Doctor Who: The Sensorites DVD REVIEW
Release Date: 23 January 2012
1964 * PG * 149 minutes * £20.42
Directors: Mervyn Pinfield and Frank Cox
Cast: William Hartnell, William Russell, Jacqueline Hill, Carole Ann Ford
Props to the editing genius behind the trailer for this First Doctor tale: suckered by rapidfire flash-cuts, a 21st century audience could be forgiven for awaiting a tasty psychodrama that moves like billy-o and shreds your nerves like Norman Bates juggling with the steak knives.
The reality is somewhat different. The slowburn pace of studiobound ‘60s TV actually works in episode one’s favour – landing on the show’s first ever starship, the early TARDISnauts discover a 28th century filled with a palpable sense of postwar dread. There’s a gorgeously eerie cliffhanger played in near-silence as a husk-faced Sensorite looms at the window, a space-goblin plucked from the storybooks of future Earth.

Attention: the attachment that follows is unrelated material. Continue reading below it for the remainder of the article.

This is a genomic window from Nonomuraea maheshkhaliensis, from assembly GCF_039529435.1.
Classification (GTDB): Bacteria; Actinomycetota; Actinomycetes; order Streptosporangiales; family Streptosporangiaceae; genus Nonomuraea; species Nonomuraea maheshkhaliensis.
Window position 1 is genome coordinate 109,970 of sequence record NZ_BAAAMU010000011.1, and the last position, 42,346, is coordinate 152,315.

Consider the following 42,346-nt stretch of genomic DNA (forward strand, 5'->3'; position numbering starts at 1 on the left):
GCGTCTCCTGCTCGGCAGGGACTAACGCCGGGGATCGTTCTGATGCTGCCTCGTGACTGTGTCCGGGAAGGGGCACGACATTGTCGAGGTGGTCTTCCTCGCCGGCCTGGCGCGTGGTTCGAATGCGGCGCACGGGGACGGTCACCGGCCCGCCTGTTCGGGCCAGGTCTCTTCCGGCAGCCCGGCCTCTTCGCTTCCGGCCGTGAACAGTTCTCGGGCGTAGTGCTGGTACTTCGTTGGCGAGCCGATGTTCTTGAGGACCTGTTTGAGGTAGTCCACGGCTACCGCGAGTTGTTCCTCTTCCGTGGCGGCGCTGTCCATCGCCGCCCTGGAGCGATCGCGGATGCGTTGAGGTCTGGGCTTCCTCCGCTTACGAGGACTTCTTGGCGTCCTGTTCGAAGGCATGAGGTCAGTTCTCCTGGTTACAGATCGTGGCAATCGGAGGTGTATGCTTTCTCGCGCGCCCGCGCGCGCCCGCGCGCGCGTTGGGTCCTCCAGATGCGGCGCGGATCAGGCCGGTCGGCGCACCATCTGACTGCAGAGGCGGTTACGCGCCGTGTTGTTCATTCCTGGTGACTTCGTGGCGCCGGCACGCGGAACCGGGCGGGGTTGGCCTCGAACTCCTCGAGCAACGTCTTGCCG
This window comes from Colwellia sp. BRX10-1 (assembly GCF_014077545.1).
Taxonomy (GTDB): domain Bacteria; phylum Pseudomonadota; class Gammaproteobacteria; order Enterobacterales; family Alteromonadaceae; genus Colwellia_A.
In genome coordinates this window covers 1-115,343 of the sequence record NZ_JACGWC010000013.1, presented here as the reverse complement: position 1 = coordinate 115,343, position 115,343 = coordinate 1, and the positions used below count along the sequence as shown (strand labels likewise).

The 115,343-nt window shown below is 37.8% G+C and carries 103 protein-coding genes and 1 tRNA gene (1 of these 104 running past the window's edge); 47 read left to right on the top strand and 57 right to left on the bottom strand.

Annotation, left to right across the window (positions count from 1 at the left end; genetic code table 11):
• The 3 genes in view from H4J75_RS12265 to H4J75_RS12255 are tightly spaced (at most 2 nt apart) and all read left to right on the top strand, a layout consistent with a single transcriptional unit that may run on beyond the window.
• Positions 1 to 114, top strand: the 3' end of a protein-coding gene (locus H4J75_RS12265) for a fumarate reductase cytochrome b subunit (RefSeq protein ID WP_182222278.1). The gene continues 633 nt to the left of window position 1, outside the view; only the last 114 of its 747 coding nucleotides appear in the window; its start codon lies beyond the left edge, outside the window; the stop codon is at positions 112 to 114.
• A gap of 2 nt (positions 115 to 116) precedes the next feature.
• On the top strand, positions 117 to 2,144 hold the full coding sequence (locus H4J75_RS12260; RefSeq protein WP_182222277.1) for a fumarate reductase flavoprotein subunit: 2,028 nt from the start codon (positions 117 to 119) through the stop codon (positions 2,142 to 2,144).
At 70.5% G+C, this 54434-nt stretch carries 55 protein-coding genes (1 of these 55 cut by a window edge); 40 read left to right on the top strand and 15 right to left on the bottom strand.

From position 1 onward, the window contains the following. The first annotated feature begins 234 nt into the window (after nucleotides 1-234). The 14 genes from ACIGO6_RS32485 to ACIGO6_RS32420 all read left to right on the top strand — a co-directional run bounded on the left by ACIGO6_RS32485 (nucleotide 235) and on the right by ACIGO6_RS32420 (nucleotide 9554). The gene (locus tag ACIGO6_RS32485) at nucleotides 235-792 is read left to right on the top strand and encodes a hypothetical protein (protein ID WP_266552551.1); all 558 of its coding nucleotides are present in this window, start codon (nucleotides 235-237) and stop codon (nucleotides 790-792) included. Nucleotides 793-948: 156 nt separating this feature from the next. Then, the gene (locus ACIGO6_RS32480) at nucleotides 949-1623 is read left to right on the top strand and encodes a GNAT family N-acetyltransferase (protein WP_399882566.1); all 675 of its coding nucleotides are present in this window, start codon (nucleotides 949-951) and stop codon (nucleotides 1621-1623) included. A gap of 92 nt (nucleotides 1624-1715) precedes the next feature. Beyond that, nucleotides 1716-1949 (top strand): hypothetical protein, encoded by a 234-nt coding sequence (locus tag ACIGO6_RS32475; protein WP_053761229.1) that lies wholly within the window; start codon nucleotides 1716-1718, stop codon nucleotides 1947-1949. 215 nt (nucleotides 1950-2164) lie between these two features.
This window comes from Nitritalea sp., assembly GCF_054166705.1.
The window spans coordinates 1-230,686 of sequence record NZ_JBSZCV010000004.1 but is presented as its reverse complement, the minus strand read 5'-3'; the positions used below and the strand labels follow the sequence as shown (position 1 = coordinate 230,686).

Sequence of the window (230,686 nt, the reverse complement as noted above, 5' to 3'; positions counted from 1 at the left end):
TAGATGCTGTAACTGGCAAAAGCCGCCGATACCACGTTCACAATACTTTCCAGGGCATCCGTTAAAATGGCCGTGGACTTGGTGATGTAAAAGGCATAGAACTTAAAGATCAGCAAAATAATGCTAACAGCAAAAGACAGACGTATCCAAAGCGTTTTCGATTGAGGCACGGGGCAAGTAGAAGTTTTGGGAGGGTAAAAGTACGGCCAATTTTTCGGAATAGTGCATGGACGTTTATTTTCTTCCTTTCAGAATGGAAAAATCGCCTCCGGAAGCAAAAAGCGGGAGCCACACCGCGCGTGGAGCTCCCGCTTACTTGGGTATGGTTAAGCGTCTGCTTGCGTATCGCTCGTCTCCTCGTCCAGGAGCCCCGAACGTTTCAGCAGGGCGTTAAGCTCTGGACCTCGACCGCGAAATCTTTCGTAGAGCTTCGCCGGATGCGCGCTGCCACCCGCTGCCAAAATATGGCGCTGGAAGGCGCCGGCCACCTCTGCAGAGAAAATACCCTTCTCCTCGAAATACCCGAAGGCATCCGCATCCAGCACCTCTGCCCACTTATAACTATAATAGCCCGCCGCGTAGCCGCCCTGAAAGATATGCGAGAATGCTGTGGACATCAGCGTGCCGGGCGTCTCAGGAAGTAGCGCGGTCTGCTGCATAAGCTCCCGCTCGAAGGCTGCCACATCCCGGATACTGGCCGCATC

Then these whiskery, romper-suited, oversized foetuses are allowed to talk, and their chill-factor is gone. The next five episodes reveal them as bickering petty officials and silent, shadowy strangeness is traded for local council wrangling among the stars. Shame. But it’s a tale with ambition, at least, and another welcome glimpse of primal Who.
The highlight is “Looking For Peter”, an initially whimsical but ultimately rather moving search for the truth behind the life of writer Peter R Newman, an elusive figure. A busy commentary features eight contributors, including two companions and the director. In “Vision On” Clive Doig reminisces about his days as a vision mixer, while “Secret Voices Of The Sense Sphere” discusses a mystery voice in episode six. Info text, a gallery and PDFs (Radio Times cuttings, design drawings) complete the package.
Read more of our Doctor Who DVD reviews.
Read more of our DVD reviews.